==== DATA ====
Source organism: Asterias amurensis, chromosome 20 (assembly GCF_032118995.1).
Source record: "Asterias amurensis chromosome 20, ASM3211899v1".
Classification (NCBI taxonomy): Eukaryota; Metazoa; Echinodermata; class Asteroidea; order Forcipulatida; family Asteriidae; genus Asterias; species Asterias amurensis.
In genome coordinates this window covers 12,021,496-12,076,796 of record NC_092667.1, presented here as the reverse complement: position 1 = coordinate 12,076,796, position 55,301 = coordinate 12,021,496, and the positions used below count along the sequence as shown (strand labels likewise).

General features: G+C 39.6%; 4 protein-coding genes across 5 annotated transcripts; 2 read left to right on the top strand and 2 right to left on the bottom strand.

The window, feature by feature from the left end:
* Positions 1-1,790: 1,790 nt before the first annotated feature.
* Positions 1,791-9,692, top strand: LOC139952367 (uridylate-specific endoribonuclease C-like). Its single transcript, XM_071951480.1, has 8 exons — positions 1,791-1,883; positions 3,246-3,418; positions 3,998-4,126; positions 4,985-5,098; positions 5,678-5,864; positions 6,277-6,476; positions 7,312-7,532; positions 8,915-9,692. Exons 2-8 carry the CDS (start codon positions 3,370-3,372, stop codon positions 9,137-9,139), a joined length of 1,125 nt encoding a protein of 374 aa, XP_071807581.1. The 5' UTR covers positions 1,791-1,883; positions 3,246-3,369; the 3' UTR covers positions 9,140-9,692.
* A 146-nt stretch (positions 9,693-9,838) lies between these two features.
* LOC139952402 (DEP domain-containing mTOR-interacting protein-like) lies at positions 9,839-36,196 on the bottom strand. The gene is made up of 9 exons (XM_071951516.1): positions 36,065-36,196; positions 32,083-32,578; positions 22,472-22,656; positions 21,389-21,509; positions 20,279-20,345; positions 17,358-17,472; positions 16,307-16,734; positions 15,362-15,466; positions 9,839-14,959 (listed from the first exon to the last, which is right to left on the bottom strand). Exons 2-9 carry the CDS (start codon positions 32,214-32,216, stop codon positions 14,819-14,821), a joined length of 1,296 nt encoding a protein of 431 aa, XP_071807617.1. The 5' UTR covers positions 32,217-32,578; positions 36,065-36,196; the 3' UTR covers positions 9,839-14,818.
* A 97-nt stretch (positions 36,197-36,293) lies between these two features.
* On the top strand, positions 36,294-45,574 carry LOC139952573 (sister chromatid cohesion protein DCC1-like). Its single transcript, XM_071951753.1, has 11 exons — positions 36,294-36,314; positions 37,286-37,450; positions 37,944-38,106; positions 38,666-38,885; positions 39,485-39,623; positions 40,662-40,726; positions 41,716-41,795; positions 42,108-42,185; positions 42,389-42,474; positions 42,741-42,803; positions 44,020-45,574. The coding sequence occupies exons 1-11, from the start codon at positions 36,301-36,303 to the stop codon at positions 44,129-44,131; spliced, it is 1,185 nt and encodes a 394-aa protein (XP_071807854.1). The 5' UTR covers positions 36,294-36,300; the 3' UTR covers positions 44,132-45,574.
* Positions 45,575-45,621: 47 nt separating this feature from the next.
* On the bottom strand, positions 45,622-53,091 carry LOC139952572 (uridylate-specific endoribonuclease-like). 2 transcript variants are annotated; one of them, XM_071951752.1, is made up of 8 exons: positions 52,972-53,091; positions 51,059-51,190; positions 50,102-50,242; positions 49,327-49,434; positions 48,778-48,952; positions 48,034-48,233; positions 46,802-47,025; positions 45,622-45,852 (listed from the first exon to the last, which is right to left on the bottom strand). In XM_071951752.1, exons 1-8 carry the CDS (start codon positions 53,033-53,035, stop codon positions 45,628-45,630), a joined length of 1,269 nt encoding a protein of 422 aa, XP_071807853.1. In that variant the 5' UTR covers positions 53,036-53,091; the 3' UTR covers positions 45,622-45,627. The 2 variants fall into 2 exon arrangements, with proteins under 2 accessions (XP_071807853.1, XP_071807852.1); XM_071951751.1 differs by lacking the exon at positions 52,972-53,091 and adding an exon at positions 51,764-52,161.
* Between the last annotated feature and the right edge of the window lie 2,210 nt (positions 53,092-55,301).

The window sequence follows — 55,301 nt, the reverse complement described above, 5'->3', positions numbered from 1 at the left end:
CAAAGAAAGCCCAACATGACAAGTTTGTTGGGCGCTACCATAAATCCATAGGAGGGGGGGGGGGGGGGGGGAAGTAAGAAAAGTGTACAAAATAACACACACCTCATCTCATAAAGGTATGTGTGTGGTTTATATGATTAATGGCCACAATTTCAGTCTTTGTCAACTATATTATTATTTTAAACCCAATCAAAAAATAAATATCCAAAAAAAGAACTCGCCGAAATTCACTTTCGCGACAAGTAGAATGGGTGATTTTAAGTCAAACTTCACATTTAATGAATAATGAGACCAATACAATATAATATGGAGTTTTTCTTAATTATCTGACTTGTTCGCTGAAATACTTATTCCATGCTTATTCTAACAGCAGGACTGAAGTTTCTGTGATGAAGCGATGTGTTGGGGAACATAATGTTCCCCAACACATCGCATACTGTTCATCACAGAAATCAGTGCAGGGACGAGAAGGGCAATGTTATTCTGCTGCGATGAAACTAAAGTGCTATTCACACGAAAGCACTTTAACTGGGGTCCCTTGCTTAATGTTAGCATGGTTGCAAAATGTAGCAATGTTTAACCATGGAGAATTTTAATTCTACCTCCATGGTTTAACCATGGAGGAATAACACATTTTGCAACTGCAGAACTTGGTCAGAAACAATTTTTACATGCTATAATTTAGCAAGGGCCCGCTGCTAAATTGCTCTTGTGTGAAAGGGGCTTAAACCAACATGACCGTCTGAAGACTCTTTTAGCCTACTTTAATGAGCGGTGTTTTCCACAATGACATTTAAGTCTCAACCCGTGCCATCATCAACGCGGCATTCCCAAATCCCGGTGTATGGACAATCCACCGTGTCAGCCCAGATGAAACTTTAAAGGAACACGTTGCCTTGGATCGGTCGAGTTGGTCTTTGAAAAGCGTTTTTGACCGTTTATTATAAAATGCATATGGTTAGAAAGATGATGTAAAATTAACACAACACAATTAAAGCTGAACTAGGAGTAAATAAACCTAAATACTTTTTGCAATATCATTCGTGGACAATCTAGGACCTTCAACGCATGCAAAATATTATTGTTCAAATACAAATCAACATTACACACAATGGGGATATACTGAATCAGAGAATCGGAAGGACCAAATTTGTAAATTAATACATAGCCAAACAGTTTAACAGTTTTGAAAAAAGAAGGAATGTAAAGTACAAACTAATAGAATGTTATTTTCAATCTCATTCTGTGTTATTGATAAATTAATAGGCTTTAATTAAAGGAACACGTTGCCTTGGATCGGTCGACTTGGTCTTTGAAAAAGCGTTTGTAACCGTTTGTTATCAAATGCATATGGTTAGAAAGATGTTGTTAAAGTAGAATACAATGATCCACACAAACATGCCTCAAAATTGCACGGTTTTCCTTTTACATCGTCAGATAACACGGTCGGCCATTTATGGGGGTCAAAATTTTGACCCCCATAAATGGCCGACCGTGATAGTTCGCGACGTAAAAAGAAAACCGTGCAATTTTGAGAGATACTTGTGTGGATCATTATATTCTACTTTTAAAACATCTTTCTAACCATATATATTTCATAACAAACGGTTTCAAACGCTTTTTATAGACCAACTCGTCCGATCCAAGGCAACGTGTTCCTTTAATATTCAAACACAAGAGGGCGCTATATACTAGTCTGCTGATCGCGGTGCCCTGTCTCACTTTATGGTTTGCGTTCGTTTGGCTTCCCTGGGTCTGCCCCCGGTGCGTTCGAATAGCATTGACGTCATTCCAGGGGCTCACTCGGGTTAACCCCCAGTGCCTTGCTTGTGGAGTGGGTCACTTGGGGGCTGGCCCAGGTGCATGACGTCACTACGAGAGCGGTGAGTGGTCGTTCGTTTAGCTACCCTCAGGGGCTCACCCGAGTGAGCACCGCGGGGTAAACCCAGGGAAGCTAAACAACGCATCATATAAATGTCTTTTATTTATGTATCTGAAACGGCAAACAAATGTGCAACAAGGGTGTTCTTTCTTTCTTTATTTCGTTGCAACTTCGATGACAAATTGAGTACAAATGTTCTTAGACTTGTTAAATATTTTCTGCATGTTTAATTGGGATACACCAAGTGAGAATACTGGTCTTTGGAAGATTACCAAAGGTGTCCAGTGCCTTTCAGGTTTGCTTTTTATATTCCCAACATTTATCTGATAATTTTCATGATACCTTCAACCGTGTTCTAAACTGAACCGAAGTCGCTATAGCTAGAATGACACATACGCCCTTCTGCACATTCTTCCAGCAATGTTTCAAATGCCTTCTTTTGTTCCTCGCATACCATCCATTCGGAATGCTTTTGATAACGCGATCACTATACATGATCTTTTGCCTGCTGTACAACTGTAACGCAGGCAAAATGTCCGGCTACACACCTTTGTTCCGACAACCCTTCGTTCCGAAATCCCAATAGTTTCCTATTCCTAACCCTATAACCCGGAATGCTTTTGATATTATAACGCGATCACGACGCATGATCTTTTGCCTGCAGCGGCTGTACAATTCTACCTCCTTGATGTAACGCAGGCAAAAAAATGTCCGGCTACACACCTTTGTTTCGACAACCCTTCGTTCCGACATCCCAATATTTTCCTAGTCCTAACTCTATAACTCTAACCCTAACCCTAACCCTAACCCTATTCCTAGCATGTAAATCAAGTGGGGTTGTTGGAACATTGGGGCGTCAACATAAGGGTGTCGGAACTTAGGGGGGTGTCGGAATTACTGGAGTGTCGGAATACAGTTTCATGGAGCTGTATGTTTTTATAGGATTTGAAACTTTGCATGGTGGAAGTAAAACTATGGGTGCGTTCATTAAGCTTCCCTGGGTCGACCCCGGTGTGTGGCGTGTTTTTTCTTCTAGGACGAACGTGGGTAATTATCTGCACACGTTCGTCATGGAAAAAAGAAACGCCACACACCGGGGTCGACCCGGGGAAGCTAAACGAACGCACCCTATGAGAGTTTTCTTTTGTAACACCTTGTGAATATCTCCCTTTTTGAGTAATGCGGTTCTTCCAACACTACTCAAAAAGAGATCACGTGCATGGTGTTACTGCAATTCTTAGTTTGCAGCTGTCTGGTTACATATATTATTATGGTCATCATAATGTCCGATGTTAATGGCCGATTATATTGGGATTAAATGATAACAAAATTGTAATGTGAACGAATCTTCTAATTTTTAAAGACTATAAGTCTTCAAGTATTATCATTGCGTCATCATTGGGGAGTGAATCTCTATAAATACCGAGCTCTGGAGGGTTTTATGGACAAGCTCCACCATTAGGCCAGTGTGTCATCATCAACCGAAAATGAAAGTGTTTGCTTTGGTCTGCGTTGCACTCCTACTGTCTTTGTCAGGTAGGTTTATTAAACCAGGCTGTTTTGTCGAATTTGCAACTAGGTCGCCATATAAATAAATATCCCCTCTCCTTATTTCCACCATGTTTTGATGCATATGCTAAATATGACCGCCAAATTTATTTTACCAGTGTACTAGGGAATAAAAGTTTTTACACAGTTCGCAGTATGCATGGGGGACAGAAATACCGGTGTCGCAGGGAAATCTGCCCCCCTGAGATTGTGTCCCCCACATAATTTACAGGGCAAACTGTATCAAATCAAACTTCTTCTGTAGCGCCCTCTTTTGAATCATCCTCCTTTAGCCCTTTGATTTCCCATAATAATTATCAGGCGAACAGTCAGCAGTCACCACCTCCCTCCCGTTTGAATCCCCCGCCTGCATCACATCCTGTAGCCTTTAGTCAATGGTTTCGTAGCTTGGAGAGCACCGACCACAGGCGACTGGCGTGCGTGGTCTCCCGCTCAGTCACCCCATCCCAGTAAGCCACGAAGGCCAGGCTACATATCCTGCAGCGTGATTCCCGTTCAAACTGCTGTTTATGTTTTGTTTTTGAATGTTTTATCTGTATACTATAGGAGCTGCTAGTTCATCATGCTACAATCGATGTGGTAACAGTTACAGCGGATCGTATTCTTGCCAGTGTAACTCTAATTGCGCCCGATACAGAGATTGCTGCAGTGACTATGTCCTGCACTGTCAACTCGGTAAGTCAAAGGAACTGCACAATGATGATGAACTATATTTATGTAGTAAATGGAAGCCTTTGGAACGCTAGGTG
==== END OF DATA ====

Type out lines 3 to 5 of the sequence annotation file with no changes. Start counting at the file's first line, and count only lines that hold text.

Classification (NCBI taxonomy): Eukaryota; Metazoa; Echinodermata; class Asteroidea; order Forcipulatida; family Asteriidae; genus Asterias; species Asterias amurensis.
In genome coordinates this window covers 12,021,496-12,076,796 of record NC_092667.1, presented here as the reverse complement: position 1 = coordinate 12,076,796, position 55,301 = coordinate 12,021,496, and the positions used below count along the sequence as shown (strand labels likewise).

General features: G+C 39.6%; 4 protein-coding genes across 5 annotated transcripts; 2 read left to right on the top strand and 2 right to left on the bottom strand.